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[pur-puh n-dik-yuh-ler] /ˌpɜr pənˈdɪk yə lər/
vertical; straight up and down; upright.
Geometry. meeting a given line or surface at right angles.
maintaining a standing or upright position; standing up.
having a sharp pitch or slope; steep.
(initial capital letter) noting or pertaining to the last style of English Gothic architecture, prevailing from the late 14th through the early 16th century and characterized by the use of predominantly vertical tracery, an overall linear, shallow effect, and fine intricate stonework.
a perpendicular line or plane.
an instrument for indicating the vertical line from any point.
an upright position.
a sharply pitched or precipitously steep mountain face.
moral virtue or uprightness; rectitude.
Nautical. either of two lines perpendicular to the keel line, base line, or designed water line of a vessel.
Origin of perpendicular
1350-1400; < Latin perpendiculāris vertical, equivalent to perpendicul(um) plumb line (see perpend2, -i-, -cule2) + -āris -ar1; replacing Middle English perpendiculer(e) (adj. and adv.) < Old French perpendiculiere
Related forms
perpendicularity, perpendicularness, noun
perpendicularly, adverb
nonperpendicular, adjective, noun
nonperpendicularly, adverb
nonperpendicularity, noun
unperpendicular, adjective
unperpendicularly, adverb
1. standing. See upright. Unabridged
Based on the Random House Dictionary, © Random House, Inc. 2018.
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Examples from the Web for perpendicularity
Historical Examples
  • This perpendicularity we demand of all the figures in this picture of life.

    Essays, First Series Ralph Waldo Emerson
  • The sense of perpendicularity, however, should constantly be cultivated.

    Handwork in Wood

    William Noyes
  • Your argument about the perpendicularity of the dike strikes me as good.

  • Parallell-equality is derived from perpendicularity, and is of neere affinity to it.

    The Way To Geometry Peter Ramus
  • perpendicularity was in the former attributed to lines considered in a surface.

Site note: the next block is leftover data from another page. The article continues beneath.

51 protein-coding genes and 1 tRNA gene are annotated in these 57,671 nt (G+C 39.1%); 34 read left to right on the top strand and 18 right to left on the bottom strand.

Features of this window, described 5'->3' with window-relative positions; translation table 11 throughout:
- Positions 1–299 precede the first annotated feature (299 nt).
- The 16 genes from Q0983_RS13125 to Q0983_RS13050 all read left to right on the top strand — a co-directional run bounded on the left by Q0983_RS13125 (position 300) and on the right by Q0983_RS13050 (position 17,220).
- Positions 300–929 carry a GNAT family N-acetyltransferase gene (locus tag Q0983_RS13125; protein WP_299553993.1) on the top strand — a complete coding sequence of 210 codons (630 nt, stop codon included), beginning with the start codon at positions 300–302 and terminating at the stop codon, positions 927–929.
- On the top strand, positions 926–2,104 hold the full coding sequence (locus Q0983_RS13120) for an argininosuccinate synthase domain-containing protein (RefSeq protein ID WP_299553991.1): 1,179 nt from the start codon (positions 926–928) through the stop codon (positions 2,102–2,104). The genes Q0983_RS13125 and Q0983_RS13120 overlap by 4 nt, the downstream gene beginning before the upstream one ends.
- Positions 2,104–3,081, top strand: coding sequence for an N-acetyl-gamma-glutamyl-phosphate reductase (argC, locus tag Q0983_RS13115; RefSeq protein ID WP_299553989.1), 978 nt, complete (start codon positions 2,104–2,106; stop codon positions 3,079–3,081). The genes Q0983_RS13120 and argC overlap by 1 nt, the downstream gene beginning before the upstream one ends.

The Way To Geometry Peter Ramus
  • There is a curious sense of perpendicularity about these mountain rhapsodies.

  • In the conscious reasoning of both, however, is the condition of perpendicularity.

    The Mystery of Space Robert T. Browne
  • This is the fundamental property which forms the definition of perpendicularity.

    The Concept of Nature Alfred North Whitehead
  • We determine our perpendicularity by the apparent motions of objects.

    Zoonomia, Vol. I Erasmus Darwin
  • Here it is necessary, that we should be habituated to both these modes of motion in order to preserve our perpendicularity.

    Zoonomia, Vol. I Erasmus Darwin
British Dictionary definitions for perpendicularity


Also normal. at right angles to a horizontal plane
denoting, relating to, or having the style of Gothic architecture used in England during the 14th and 15th centuries, characterized by tracery having vertical lines, a four-centred arch, and fan vaulting
upright; vertical
(geometry) a line or plane perpendicular to another
any instrument used for indicating the vertical line through a given point
(mountaineering) a nearly vertical face
Derived Forms
perpendicularity (ˌpɜːpənˌdɪkjʊˈlærɪtɪ) noun
perpendicularly, adverb
Word Origin
C14: from Latin perpendiculāris, from perpendiculum a plumb line, from per- through + pendēre to hang
Collins English Dictionary - Complete & Unabridged 2012 Digital Edition
© William Collins Sons & Co. Ltd. 1979, 1986 © HarperCollins
Publishers 1998, 2000, 2003, 2005, 2006, 2007, 2009, 2012
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Word Origin and History for perpendicularity



late 15c., from adverb (late 14c.), from Old French perpendiculer, from Latin perpendicularis "vertical, as a plumb line," from perpendiculum "plumb line," from perpendere "balance carefully," from per- "thoroughly" (see per) + pendere "to weigh, to hang" (see pendant). As a noun from 1570s. Related: Perpendicularly; perpendicularity.

Online Etymology Dictionary, © 2010 Douglas Harper
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perpendicularity in Science
Adjective  Intersecting at or forming a right angle or right angles.

Noun  A line or plane that is perpendicular to a given line or plane.
The American Heritage® Science Dictionary
Copyright © 2002. Published by Houghton Mifflin. All rights reserved.
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